With Beetlejuice, Tim Burton made a pioneering effort to conjoin dance, the supernatural, and shrimp cocktail. It is yet another example of how the dance — typically a statement of superlative physical control — can be truly horrific when the performer is no longer the master of their body, but must still dance the dance “till de morning come.” (It also suggests a not-easily-achieved solution to any stuffy dinner party: have your dead roommates turn it up by possessing everyone, playing Harry Belafonte, and shaking off their upper-crustiness with shrimp claws.) So, should you find yourself dejected by the prospect of another insipid Halloween party, take a cue from this number and try to purchase shrimp that’s also a demon arm.

The Time Warp, Rocky Horror Picture Show (dir. Jim Sharman)

The “Time Warp” is one of many stages of initiation Janet (Susan Sarandon) and Brad (Barry Bostwick) undergo in order to become a part of (and eventually be left, literally, in the dirt by) the sexually fluid alien world of Dr. Frank N. Furter, Riff Raff, and Magenta in Rocky Horror Picture Show. It is a dance many people will already be performing — at midnight screenings across the country — this Halloween. But this exuberant number is also tinged with melancholy. Though it purports to be able to warp time, the film itself goes on to prove that its grand claims can never really be achieved: no matter how fervently audiences do the time warp, they still find themselves subjected to the far less iconic, and increasingly listless, second half of the movie following “Sweet Transvestite.”

All of 1987’s Stage Fright (dir. Michele Soavi) and Suspiria (dir. Dario Argento)

Stage Fright — if it weren’t clear from the title — is a horror film about musical theater. (Some might argue this is a redundancy.) Thus, the whole film is something of a distended exploration of the implicit spookiness of the dance, in which we see a retired actor-turned-madman/murderer sneak into a late-night rehearsal, sport an owl costume, and murder a troupe of actors who are locked in the theater. Similarly, the more iconic Italian horror film Suspiria (which Stage Fright director Michele Soavi actually worked on) doesn’t bear one particular standout dance scene, per se, but the whole film is about a coven that also happens to be a prestigious ballet academy. So while you may not come away from these films with a specific spooky dance to learn, you will still feel immersed in the dance, and its highlighting of the strengths and vulnerabilities of the human body as a vehicle for horror.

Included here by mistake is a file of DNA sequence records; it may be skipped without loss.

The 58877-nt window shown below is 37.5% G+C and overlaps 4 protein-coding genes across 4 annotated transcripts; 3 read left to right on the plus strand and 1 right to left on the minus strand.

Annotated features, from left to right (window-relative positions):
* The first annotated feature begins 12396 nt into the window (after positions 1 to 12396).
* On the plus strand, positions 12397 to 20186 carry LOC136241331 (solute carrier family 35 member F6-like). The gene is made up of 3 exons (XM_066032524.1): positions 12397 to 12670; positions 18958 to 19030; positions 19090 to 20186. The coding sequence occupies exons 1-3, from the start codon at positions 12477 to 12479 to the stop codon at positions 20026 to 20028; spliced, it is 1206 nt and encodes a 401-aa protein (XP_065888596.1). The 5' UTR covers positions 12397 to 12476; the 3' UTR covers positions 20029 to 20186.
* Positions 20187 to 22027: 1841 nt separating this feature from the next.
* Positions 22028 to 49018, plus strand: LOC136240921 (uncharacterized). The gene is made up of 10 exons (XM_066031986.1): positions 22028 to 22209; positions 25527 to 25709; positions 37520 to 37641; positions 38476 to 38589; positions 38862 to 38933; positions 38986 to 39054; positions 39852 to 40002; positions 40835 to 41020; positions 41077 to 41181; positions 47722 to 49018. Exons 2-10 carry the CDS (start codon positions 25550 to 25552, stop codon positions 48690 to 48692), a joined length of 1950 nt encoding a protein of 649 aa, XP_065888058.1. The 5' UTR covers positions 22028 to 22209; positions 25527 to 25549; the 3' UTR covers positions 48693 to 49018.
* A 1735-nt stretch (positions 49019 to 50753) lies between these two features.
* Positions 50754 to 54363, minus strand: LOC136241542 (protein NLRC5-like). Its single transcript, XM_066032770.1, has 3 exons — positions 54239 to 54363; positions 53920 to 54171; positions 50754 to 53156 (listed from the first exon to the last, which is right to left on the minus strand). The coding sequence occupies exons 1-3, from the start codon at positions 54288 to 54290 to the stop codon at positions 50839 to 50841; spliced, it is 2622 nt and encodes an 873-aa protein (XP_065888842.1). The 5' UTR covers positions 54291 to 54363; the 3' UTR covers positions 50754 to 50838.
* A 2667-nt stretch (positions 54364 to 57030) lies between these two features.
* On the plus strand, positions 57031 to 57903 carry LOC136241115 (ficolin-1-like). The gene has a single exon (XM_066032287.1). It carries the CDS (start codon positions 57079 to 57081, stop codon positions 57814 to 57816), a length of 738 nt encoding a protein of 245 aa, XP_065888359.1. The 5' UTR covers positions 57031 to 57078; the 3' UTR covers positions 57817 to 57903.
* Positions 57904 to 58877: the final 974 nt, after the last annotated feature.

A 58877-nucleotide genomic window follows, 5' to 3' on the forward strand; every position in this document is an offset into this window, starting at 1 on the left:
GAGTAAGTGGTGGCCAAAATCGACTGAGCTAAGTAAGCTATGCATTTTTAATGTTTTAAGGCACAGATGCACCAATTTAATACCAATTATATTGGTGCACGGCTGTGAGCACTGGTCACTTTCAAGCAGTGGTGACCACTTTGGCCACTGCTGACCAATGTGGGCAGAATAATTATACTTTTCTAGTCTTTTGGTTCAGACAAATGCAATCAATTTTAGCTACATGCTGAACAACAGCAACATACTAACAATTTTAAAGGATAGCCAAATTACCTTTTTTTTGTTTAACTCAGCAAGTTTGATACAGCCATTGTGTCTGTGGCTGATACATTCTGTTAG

Willow’s Dance, The Wicker Man (dir. Robin Hardy)

The NSFW dance in The Wicker Man — which features the famous “Willow’s Song” — draws on the dangerously beguiling nature of the Summerisle lifestyle in The Wicker Man, set against the protagonist’s asceticism. Here, Sergeant Howie is seduced through a wall by Willow, the daughter of the landlord of the Green Man Inn, where he’s staying. Though he ultimately resists this particular seduction, it is his continued curiosity about the island that’ll ultimately lead to his demise.

The Nasty Nilbog, Troll 2 (dir. Claudio Fragasso)

Holly’s just your average American teenager, navigating the scary terrain of budding sexuality while innocently preparing for a vacation where she’ll end up having to navigate the scary terrain of… goblins. (Poor, unfortunate souls who didn’t catch that the town “Nilbog” is “Goblin” spelled backwards until it was too late!) In order to make us care about the people vegetarian goblins attempt to turn into plants so they could eat them (in a wonderfully roundabout dietary premise), writer/director Claudio Fragasso has to immerse us in their emotional lives. In this scene, Holly dances in front of her mirror to gear herself up to confront her boyfriend about how he prefers his male friends (“lovely little boys”) to her (“the beautiful Holly Waits”). As seen in the shifting lighting, which indicates the horrors to come, there are many worse things — like goblins — than a potentially gay boyfriend.

The Sex Machina, Ex Machina (dir. Alex Garland)

In Ex Machina, one of the things that makes Oscar Isaac’s Nathan so imposing and horrifying is his casual and jocularly bro-ish nature. Though his words to Domnhall Gleeson’s character Caleb are often friendly, it is clear that he uses his amiable veneer as a means of control — the subtext of every joke or shared brewski is a threat. Thus, when Nathan leaps into a particularly goofy dance routine, his control also becomes physical, as his sexualized servant Kyoko seems to robotically join in as though aware that her failure to do so could lead to peril. His dance isn’t an attempt to show Caleb that he can be silly, but rather a demonstration of his power to be silly. Bopping his butt through the room, he seems to be marking his territory. It’s hilarious and incredibly tense.

The Crispin Glover, Friday the 13th: The Final Chapter (dir. Joseph Zito)

In Friday the 13th: The Final Chapter, Crispin Glover’s unbridled flailing illustrates the frenetic possibility and indecision of youth (while also allowing Crispin Glover to let the true Crispin Glover out from beneath his cookie-cutter teen character). Of course, there isn’t infinite possibility for the youths in Friday the 13th, as Glover’s character Jimmy himself will soon have Jason Voorhees shove a meat cleaver into his face.